Blossoms are delayed
Mild winters result in smaller fruit harvests
Mild winter temperatures have a negative impact on the fruit harvest. Because fruit trees bloom too late and not at the same time, as the professor emeritus for conservation biology Bruno Baur said in an interview with Swiss radio on Tuesday.
Fruit trees flower only after a certain number of cold days. (archive image)
Fruit trees have a protective mechanism so that they don’t bloom as early as January. This dissolves after a certain number of cold days, as Baur further said. In a mild winter, flowering is thus delayed.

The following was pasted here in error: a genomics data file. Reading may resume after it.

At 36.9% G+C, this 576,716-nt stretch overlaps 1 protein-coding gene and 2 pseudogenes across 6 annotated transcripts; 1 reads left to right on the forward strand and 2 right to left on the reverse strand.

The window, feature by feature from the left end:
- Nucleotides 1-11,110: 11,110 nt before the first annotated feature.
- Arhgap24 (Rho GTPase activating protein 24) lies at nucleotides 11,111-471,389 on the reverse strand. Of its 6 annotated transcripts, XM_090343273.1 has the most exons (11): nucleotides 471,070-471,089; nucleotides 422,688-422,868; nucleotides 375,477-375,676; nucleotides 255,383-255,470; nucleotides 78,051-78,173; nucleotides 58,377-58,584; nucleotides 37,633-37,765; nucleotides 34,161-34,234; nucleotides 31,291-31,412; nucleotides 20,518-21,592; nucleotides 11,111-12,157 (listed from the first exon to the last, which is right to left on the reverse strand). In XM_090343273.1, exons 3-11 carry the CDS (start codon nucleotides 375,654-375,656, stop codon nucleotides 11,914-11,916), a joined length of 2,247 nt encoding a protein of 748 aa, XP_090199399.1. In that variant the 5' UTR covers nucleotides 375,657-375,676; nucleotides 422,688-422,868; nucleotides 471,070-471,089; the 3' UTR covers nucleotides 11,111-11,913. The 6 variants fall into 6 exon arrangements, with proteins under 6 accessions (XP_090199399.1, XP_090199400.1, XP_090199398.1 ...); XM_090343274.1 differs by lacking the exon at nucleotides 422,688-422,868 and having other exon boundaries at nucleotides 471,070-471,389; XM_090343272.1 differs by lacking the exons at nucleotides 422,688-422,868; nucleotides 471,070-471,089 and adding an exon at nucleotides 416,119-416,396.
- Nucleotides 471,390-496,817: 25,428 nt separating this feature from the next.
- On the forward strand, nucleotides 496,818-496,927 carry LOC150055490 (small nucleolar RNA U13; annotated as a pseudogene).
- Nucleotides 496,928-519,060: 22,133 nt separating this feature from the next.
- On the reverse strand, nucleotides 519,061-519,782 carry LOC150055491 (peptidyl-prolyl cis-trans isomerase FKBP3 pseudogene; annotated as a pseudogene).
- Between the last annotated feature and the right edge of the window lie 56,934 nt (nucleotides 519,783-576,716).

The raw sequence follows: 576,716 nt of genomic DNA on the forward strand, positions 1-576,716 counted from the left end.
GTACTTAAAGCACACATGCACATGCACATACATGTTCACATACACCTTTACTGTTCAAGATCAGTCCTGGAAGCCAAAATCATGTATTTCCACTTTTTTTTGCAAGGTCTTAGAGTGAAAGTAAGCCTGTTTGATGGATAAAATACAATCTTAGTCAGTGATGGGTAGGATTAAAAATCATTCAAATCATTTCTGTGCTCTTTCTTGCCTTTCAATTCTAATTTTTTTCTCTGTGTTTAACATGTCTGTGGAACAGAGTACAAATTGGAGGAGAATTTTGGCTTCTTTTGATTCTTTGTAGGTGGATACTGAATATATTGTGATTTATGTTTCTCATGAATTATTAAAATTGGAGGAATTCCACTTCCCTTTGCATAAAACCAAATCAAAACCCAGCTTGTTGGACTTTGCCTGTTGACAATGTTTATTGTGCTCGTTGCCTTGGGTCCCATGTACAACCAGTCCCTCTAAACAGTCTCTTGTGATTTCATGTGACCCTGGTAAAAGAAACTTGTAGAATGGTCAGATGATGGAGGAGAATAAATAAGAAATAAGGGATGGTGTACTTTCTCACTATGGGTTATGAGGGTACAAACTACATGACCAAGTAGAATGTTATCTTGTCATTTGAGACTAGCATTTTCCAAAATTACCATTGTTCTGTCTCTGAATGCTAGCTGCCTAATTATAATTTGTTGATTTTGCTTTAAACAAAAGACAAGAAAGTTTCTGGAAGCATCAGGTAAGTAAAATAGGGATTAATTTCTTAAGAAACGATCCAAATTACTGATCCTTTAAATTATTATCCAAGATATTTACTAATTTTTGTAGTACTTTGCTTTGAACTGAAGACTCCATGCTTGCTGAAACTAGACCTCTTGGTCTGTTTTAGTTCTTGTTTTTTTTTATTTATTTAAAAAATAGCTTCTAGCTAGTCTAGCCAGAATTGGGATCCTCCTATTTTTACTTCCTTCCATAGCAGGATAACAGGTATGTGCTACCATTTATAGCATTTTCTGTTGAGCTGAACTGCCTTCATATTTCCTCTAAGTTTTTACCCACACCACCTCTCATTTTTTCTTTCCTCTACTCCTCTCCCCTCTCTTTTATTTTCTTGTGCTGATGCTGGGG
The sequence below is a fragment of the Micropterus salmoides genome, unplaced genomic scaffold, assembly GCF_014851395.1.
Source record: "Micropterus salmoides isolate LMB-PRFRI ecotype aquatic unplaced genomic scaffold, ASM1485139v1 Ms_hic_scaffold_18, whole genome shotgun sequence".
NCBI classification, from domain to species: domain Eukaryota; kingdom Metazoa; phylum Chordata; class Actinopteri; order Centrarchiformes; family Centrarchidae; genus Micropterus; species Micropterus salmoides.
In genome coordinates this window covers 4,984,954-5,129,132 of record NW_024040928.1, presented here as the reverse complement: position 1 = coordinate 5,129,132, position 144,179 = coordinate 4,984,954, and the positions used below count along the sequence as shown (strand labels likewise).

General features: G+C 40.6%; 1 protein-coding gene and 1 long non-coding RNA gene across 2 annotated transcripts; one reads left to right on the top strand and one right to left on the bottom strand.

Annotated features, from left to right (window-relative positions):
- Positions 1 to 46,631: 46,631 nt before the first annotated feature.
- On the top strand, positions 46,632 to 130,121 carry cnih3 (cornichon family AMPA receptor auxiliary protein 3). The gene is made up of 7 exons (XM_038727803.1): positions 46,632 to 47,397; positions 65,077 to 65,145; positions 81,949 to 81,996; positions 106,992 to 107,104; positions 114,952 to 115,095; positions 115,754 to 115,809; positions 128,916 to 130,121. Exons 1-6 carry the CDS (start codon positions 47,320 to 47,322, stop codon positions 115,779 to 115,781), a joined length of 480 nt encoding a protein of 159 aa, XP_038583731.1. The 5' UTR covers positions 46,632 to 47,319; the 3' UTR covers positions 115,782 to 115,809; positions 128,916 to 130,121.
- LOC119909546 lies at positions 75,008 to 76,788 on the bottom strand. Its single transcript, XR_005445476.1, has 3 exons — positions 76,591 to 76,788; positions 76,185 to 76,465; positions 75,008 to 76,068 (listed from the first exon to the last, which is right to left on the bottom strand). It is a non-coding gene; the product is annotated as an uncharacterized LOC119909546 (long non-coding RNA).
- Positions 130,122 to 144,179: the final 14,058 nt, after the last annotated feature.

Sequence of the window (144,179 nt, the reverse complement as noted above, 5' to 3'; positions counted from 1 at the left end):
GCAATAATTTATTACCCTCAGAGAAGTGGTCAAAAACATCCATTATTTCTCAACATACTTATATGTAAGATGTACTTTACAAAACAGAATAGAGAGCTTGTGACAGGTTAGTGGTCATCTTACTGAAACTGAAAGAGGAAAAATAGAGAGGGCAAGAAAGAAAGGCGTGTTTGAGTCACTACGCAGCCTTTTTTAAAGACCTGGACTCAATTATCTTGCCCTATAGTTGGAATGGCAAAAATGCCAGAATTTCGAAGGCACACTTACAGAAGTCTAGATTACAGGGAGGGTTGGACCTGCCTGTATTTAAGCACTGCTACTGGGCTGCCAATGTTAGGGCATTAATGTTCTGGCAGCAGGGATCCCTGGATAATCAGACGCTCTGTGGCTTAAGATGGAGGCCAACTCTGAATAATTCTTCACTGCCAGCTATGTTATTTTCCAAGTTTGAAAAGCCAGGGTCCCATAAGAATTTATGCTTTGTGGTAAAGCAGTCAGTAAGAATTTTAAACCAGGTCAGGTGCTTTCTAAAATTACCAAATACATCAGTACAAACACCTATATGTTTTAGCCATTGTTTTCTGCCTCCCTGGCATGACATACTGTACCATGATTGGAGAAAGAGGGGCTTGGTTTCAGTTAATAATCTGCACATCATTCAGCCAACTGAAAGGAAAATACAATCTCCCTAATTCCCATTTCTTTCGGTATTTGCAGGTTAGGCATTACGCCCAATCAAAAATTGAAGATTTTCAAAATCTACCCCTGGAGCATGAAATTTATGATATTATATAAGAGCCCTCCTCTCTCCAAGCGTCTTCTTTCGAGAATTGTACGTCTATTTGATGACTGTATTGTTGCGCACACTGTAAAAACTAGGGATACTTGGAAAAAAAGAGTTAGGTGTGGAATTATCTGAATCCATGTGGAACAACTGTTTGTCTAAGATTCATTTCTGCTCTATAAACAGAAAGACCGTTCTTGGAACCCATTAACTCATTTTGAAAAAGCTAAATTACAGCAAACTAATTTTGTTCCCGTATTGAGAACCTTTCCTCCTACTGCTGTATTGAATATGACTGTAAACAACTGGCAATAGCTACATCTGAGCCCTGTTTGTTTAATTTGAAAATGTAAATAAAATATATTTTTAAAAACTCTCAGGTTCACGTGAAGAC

This in turn has a major impact on the pollen exchange of the bees that fly around for pollination. At worst, mild winters could also prevent blooms from forming. According to Baur, previously well-functioning ecosystems are drifting apart with increasingly mild winters.
According to Baur, forest trees such as the common beech sprout earlier after mild winters. As a result, caterpillars that feed on their leaves hatch early. This in turn has an impact on migratory birds, which do not feed their young with caterpillars at an early stage. You miss the food in time.